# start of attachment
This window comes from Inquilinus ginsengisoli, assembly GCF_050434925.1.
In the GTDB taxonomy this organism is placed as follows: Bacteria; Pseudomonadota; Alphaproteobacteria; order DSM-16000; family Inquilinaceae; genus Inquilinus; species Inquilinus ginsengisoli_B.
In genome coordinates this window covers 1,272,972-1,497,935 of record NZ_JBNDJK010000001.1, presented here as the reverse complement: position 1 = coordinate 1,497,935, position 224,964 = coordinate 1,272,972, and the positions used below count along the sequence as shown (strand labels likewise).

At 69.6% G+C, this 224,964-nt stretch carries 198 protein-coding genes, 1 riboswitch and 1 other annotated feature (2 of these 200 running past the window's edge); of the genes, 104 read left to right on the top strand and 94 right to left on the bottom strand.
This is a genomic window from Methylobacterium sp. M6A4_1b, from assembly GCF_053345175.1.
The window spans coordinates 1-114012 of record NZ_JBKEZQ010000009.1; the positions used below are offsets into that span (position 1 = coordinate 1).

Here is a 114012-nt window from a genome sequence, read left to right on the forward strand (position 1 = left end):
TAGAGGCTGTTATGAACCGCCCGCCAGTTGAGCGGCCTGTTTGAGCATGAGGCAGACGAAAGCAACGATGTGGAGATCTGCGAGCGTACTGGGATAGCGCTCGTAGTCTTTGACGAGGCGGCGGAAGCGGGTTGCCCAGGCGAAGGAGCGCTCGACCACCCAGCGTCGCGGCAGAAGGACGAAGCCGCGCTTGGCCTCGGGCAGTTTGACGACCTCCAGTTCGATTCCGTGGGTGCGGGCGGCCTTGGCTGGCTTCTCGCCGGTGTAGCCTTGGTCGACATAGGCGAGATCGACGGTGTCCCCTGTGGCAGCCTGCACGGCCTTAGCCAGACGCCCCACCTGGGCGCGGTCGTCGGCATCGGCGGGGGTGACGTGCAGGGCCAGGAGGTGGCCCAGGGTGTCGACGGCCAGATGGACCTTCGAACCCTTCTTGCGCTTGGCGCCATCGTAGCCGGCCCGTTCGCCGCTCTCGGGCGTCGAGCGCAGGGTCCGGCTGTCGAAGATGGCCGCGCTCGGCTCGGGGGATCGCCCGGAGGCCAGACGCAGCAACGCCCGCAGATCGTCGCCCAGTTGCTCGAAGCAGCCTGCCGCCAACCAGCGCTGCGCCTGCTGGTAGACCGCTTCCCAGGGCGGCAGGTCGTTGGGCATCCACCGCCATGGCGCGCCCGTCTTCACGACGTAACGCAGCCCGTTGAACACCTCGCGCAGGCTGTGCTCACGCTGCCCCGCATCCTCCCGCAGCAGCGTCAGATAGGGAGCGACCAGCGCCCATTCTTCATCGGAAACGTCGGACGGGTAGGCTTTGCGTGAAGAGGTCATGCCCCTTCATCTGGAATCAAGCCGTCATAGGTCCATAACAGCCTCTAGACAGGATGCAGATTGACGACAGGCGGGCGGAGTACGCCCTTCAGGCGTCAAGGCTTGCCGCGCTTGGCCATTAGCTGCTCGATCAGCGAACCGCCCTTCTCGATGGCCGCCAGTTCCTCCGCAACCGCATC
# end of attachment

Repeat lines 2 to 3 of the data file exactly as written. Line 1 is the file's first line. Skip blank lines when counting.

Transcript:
In the GTDB taxonomy this organism is placed as follows: Bacteria; Pseudomonadota; Alphaproteobacteria; order DSM-16000; family Inquilinaceae; genus Inquilinus; species Inquilinus ginsengisoli_B.
In genome coordinates this window covers 1,272,972-1,497,935 of record NZ_JBNDJK010000001.1, presented here as the reverse complement: position 1 = coordinate 1,497,935, position 224,964 = coordinate 1,272,972, and the positions used below count along the sequence as shown (strand labels likewise).